Secondly, a series of new lightweight, portable and standardized sampling traps were developed and compared relative to one another to identify which traps are optimal for measuring African malaria vector resting behaviour. Two existing resting traps, the Resting Bucket (RBU) and Resting Box (RBO) were used along with two modified versions of the RBU designed to test the influence of specific design features to mosquito catchability: a modified entry resting bucket (MERBU) and a sticky resting bucket (SRBU). The performance of all traps for sampling indoor and outdoor resting An. gambiae s.l. and An. funestus s.l. were evaluated relative to one another, and the back-pack aspirator method (BPA, indoor collections only). Mosquito vector densities in all resting traps were relatively low (<3 per night), but were consistently higher in the RBU and RBO. The SRBU had significantly poorer performance outside than inside, which gave rise to highly biased estimates of exophilic behaviour. The MERBU trap performed consistently poorly inside and outdoors. Based on their relative and consistent sampling performance, the RBO and RBU are recommended as the best choice for wider scale surveillance of vector resting behaviour and its response to control measures.

Thirdly, a candidate gene approach was used to test if variation in the host seeking behaviour of An. arabiensis is associated with genetic polymorphisms in their circadian rhythm genes. Single nucleotide polymorphisms (SNPs) from 34 loci across 8 circadian genes in An. arabiensis were identified and analyzed for association with the timing (“early=7pm-10pm vs “late” = 4am-7am) and location (indoors vs outdoors) of their host seeking. No associations were found between the host seeking phenotypes and SNP polymorphisms in An. arabiensis. However, a strong genetic population structure was detected within An. arabiensis from the study area, which was correlated with polymorphisms in the Timeless gene (irrespective of the feeding phenotypes or geographical location). The cause of this structuring remains unknown, and further studies to investigate the potential mechanism and epidemiological implications are recommended. Although no association was found in this study, the role of genetics in determining malaria host seeking behaviour cannot be discounted. Other approaches such as transcriptomics and whole genome sequences are recommended in future studies.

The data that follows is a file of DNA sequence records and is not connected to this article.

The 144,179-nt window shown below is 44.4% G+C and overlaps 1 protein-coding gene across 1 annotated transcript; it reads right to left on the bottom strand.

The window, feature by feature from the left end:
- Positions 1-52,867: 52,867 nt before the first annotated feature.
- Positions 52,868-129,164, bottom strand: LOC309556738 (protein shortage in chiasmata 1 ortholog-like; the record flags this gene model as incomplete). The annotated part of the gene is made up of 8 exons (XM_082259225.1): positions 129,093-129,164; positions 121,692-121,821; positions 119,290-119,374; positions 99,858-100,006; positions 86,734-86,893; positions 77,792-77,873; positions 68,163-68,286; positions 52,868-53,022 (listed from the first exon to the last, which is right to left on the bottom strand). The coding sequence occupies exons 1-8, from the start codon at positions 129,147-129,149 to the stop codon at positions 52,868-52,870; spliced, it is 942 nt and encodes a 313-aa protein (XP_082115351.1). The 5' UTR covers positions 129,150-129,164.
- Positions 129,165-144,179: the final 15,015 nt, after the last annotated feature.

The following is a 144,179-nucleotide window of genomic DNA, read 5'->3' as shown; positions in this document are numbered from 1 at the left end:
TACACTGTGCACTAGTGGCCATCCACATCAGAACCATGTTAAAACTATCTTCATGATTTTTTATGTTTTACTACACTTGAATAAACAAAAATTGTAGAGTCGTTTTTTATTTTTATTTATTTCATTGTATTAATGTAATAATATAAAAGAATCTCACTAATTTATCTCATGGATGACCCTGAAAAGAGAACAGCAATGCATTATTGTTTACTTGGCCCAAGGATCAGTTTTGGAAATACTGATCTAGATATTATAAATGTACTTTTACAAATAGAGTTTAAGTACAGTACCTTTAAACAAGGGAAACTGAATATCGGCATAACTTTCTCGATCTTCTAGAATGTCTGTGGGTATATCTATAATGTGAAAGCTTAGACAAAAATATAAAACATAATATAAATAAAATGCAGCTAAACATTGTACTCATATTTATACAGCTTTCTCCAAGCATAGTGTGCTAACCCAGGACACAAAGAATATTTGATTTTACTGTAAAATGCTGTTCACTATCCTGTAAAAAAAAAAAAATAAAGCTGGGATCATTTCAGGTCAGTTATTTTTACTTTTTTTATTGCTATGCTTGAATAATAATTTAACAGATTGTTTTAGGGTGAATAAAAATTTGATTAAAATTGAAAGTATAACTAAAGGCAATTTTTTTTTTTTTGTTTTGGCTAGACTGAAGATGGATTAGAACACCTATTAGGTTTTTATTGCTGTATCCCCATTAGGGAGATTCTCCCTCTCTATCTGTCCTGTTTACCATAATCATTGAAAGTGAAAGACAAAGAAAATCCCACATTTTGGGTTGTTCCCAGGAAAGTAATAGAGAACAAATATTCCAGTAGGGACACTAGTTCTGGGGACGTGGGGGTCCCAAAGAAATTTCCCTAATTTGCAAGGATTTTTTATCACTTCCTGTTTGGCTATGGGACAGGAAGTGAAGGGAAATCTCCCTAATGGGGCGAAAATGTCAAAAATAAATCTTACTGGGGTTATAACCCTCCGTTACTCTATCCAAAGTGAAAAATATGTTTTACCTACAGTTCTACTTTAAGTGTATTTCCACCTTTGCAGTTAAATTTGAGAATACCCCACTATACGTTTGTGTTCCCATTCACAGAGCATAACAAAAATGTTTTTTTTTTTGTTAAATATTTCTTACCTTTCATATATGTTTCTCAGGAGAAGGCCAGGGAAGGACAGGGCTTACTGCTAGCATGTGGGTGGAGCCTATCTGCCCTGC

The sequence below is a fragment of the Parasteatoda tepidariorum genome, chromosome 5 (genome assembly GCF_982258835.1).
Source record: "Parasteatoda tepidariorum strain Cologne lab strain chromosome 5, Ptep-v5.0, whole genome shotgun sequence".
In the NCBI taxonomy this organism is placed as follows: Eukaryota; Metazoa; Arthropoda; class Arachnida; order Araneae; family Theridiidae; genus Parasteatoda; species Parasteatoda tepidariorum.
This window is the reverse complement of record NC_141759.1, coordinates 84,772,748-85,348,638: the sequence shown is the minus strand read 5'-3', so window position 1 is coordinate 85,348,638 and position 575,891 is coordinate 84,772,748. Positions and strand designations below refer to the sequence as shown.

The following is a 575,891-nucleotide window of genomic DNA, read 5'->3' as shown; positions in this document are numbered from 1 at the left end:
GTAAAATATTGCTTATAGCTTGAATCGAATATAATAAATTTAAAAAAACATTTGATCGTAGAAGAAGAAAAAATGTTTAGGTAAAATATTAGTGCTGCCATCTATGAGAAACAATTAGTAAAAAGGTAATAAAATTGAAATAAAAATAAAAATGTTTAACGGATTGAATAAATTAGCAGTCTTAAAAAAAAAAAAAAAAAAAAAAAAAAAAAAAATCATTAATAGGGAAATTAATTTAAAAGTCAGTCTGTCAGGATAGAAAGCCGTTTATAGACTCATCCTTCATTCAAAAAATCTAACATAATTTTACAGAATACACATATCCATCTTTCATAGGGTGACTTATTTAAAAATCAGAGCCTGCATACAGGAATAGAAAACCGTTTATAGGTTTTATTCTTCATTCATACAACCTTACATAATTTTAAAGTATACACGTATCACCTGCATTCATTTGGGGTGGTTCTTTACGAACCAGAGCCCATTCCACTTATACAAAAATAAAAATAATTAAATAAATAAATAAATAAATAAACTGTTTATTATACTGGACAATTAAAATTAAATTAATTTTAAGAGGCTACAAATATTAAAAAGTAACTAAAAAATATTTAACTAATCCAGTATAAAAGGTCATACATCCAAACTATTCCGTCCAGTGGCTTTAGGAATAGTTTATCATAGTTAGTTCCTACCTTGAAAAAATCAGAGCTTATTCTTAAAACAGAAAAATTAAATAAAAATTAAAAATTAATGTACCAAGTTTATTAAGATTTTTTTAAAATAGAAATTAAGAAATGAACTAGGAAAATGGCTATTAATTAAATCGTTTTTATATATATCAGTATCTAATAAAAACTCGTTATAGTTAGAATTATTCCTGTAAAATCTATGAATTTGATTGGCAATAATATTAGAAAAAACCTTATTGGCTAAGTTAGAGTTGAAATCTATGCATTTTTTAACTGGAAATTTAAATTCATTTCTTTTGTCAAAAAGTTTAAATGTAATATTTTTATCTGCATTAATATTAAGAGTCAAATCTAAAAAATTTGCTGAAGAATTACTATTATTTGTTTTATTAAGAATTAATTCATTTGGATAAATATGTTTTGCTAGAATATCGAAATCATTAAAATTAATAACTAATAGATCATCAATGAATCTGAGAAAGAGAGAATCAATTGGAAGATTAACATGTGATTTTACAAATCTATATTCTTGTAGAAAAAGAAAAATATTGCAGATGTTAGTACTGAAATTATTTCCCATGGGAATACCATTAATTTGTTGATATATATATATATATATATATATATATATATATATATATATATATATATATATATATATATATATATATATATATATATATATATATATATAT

In combination, results from this study give insights into the optimality of different sampling tools for reliable, ethically conducive monitoring of malaria vector behaviour. Furthermore, they provide baseline assessment of the contribution of some mosquito genetic and environmental factors to mosquito vector behaviour. It is hoped that the most promising sampling tools developed here can be improved and integrated into malaria vector surveillance programmes to obtain reliable information on vector behaviour and how vectors respond to environmental change and wide-scale use of malaria control measures.

Item Type: Thesis (PhD)
Qualification Level: Doctoral
Keywords: Malaria, mosquito traps, population genetics, mosquito ecology, mosquito behaviour, mosquito sampling methods, Anopheles gambiae, Anopheles arabiensis, Anopheles funestus, phenotype-genotype association, single nucleotide polymorphisms, behavioural genetics, entomology
Subjects: Q Science > QL Zoology
Colleges/Schools: College of Medical Veterinary and Life Sciences > Institute of Biodiversity Animal Health and Comparative Medicine
Supervisor's Name: Ferguson, Dr. Heather
Date of Award: 2015
Depositing User: Dr Deodatus Maliti
Unique ID: glathesis:2015-6933
Copyright: Copyright of this thesis is held by the author.
Date Deposited: 14 Dec 2015 14:27
Last Modified: 06 Dec 2018 10:55